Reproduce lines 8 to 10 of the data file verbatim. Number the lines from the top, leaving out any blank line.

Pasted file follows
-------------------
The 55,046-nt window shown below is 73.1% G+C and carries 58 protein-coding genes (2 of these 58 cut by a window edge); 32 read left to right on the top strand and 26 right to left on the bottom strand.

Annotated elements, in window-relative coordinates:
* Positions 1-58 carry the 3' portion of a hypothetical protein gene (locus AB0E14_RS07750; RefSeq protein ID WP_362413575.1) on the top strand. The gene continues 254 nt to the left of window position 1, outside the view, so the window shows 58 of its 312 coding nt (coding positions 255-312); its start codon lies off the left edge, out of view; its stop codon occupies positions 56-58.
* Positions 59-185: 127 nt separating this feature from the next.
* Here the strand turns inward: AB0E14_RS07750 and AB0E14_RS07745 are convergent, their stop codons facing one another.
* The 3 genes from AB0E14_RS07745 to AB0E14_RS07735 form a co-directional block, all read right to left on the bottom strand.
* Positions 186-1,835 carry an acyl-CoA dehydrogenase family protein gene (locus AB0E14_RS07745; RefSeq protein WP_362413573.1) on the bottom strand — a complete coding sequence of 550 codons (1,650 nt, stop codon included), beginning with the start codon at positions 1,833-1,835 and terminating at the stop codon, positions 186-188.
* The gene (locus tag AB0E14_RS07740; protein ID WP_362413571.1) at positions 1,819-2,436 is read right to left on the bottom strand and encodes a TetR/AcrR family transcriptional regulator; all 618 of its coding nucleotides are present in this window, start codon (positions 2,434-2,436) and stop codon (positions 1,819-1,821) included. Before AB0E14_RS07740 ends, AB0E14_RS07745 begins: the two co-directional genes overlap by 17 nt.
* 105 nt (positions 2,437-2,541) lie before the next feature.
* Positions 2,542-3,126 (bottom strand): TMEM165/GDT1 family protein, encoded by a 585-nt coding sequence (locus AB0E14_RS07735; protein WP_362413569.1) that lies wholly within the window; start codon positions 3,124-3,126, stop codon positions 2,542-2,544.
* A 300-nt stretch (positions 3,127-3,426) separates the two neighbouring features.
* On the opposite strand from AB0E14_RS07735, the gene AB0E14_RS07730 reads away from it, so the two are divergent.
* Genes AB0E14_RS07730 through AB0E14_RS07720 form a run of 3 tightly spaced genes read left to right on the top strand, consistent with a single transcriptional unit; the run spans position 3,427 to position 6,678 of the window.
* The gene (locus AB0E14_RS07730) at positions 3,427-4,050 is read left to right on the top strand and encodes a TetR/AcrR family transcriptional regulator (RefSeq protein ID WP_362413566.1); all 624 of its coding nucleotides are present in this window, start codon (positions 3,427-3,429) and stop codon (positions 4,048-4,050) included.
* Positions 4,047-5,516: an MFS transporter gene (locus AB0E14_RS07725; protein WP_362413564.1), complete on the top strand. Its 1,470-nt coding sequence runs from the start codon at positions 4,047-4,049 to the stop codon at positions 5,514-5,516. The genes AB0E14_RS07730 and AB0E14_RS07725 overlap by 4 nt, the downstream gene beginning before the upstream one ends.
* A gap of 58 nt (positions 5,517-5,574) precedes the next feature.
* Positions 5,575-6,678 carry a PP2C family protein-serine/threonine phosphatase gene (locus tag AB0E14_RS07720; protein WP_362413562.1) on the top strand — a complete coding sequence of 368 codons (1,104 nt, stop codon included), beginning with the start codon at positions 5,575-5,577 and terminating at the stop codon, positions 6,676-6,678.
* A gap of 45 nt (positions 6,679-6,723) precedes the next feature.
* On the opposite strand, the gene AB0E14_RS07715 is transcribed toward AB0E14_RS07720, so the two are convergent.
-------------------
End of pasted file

* The gene (locus tag AB0E14_RS07740; protein ID WP_362413571.1) at positions 1,819-2,436 is read right to left on the bottom strand and encodes a TetR/AcrR family transcriptional regulator; all 618 of its coding nucleotides are present in this window, start codon (positions 2,434-2,436) and stop codon (positions 1,819-1,821) included. Before AB0E14_RS07740 ends, AB0E14_RS07745 begins: the two co-directional genes overlap by 17 nt.
* 105 nt (positions 2,437-2,541) lie before the next feature.
* Positions 2,542-3,126 (bottom strand): TMEM165/GDT1 family protein, encoded by a 585-nt coding sequence (locus AB0E14_RS07735; protein WP_362413569.1) that lies wholly within the window; start codon positions 3,124-3,126, stop codon positions 2,542-2,544.